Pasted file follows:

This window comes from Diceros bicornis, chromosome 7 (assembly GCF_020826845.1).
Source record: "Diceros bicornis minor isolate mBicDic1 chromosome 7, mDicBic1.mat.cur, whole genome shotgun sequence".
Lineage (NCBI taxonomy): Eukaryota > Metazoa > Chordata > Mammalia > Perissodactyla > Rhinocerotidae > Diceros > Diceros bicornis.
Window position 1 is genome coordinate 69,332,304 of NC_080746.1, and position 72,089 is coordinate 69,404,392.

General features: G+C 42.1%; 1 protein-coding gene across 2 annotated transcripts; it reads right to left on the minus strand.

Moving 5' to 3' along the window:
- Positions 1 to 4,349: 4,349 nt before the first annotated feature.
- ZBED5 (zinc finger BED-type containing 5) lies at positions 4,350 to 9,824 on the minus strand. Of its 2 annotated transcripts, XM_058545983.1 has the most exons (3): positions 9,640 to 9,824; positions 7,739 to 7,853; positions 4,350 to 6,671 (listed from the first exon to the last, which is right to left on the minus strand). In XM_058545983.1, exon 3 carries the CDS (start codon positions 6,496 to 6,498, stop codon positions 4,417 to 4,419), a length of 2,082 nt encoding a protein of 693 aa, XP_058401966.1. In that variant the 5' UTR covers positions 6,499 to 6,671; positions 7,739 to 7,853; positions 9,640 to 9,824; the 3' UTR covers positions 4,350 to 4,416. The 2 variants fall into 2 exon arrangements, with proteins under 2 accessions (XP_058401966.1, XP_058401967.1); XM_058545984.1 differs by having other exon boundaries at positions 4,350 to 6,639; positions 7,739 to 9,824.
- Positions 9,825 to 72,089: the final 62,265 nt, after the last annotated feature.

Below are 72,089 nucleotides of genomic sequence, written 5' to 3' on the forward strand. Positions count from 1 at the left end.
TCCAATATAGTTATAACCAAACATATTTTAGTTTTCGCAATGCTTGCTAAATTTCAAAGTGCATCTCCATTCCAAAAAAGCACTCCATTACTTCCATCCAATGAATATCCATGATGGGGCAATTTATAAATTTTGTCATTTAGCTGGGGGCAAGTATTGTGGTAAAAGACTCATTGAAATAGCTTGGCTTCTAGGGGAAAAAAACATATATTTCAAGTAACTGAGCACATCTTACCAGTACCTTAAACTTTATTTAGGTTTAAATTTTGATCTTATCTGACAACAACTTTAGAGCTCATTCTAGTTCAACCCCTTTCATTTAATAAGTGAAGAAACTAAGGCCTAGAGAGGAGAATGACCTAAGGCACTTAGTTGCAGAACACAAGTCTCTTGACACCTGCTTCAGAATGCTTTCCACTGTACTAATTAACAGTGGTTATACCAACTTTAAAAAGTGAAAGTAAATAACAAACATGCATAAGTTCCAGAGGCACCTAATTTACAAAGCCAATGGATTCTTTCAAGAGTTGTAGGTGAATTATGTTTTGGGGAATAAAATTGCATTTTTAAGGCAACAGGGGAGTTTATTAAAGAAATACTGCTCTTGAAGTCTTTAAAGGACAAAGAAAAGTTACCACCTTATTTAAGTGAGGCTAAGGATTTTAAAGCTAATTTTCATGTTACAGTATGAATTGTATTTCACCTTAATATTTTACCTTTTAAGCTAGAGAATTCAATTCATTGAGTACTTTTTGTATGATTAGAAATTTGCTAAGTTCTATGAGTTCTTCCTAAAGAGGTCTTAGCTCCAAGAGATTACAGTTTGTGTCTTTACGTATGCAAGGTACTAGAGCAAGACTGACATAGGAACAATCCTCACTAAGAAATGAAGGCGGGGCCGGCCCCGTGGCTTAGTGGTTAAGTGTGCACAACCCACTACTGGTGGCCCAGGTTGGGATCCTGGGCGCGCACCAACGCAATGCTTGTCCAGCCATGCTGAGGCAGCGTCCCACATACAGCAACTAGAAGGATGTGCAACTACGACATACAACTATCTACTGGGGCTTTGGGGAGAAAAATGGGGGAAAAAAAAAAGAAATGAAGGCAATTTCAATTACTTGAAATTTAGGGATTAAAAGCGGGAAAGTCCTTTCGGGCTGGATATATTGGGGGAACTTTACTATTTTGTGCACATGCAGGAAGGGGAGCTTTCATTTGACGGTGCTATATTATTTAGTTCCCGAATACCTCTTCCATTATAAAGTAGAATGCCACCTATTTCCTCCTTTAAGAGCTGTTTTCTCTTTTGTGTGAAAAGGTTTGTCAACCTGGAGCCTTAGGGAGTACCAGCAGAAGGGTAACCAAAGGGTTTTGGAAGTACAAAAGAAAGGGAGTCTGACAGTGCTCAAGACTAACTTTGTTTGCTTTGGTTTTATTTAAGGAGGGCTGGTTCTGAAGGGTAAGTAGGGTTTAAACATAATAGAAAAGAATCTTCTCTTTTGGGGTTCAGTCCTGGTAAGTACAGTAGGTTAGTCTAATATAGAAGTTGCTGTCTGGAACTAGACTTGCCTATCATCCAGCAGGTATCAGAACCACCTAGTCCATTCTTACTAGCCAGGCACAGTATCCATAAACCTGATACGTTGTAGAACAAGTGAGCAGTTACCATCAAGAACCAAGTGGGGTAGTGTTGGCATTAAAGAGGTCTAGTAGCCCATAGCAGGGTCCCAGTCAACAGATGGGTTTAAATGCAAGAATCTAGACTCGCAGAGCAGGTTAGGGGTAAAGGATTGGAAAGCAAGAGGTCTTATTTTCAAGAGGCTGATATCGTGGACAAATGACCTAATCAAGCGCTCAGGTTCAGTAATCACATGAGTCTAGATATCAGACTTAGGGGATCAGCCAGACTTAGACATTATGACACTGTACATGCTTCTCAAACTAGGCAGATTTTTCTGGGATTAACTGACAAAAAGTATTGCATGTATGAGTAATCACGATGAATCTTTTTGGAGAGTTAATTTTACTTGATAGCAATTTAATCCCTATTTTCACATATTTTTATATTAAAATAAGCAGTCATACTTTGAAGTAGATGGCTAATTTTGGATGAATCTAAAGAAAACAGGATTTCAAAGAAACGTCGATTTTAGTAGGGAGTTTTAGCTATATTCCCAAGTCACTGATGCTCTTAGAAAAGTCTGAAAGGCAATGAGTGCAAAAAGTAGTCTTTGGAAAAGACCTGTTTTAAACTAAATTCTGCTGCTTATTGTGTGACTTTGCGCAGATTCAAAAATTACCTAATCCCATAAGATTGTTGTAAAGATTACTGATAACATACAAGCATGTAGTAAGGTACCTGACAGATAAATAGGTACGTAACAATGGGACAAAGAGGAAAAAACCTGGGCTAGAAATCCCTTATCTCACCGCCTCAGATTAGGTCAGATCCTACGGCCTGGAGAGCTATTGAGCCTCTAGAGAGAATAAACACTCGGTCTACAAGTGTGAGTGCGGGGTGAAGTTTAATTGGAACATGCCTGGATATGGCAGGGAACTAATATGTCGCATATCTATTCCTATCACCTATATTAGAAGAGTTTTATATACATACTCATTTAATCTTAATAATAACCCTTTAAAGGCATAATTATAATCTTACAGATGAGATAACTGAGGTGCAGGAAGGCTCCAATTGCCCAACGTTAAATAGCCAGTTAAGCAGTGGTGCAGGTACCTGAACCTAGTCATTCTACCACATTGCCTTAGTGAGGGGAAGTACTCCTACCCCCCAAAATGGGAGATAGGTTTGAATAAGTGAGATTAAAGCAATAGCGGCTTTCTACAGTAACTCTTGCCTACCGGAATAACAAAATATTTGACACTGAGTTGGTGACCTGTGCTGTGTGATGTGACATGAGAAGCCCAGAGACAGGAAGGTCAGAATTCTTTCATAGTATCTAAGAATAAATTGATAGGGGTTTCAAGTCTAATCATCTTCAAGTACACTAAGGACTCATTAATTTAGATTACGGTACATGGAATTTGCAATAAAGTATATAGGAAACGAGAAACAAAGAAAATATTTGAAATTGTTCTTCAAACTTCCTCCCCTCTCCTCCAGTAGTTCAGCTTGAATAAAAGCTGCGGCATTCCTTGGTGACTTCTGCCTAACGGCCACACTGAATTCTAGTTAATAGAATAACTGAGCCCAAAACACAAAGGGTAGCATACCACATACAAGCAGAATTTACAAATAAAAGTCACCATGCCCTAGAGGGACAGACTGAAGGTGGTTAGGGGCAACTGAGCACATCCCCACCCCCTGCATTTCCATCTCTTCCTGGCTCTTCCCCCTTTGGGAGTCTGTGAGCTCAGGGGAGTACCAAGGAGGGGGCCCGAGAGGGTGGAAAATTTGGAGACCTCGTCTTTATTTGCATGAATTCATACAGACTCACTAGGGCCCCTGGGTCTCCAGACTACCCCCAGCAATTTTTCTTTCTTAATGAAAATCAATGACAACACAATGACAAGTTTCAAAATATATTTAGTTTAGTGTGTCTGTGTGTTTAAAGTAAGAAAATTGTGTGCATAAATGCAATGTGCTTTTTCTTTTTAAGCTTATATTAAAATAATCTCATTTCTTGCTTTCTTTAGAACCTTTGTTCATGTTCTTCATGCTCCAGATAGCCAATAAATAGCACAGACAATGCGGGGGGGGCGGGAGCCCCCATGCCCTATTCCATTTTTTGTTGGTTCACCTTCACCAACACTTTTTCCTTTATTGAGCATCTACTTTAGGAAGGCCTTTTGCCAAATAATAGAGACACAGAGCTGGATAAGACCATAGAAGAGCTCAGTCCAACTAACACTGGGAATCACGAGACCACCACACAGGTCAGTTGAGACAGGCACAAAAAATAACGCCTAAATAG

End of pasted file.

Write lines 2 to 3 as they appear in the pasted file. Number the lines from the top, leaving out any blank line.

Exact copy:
Source record: "Diceros bicornis minor isolate mBicDic1 chromosome 7, mDicBic1.mat.cur, whole genome shotgun sequence".
Lineage (NCBI taxonomy): Eukaryota > Metazoa > Chordata > Mammalia > Perissodactyla > Rhinocerotidae > Diceros > Diceros bicornis.